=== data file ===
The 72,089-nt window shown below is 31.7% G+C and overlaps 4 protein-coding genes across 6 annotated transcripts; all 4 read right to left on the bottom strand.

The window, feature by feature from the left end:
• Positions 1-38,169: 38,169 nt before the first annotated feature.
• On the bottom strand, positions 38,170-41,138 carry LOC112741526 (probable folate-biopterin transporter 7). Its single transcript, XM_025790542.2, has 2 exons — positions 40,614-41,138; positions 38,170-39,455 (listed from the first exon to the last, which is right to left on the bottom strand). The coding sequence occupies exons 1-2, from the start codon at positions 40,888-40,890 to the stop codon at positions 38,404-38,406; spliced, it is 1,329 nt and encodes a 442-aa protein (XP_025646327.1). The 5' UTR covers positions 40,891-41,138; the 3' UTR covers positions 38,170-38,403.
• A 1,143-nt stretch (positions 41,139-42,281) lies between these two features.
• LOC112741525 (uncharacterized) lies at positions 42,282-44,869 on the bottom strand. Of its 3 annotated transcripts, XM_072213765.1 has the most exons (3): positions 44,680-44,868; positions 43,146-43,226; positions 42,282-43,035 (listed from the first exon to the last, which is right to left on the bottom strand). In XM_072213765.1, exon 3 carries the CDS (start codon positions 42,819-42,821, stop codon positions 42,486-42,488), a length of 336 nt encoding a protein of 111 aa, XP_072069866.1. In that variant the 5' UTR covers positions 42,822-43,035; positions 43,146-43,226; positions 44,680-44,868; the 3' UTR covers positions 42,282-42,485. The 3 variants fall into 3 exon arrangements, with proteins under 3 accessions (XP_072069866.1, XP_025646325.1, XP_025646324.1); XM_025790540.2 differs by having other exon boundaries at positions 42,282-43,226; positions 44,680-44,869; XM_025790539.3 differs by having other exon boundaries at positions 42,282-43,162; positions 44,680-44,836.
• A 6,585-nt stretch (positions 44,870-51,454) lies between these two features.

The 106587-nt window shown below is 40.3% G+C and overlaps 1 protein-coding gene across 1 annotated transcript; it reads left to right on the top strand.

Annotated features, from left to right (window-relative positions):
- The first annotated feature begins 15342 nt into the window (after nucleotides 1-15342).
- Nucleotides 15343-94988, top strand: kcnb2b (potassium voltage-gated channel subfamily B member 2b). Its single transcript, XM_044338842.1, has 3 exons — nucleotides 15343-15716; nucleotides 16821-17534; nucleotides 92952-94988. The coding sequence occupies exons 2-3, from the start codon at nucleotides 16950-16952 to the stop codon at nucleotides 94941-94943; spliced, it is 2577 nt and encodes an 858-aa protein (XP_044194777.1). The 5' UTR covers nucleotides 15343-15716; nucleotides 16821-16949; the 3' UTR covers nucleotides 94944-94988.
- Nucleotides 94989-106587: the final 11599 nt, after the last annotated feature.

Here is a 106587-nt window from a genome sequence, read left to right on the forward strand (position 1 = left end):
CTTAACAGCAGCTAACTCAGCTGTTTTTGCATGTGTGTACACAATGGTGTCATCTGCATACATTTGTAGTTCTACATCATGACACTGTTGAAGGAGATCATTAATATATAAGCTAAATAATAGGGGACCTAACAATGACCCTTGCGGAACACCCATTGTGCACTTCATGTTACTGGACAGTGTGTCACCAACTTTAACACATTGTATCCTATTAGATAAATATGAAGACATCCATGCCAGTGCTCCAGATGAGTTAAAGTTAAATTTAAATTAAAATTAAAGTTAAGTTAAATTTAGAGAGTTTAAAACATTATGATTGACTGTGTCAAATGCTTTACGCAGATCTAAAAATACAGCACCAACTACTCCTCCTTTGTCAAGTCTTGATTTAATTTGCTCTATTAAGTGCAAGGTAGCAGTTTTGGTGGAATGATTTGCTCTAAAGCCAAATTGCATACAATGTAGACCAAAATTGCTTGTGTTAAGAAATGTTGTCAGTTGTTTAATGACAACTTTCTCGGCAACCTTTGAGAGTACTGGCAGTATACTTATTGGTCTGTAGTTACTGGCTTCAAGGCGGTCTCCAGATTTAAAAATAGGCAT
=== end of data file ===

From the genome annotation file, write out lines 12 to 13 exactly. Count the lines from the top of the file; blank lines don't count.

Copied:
- Nucleotides 94989-106587: the final 11599 nt, after the last annotated feature.

Here is a 106587-nt window from a genome sequence, read left to right on the forward strand (position 1 = left end):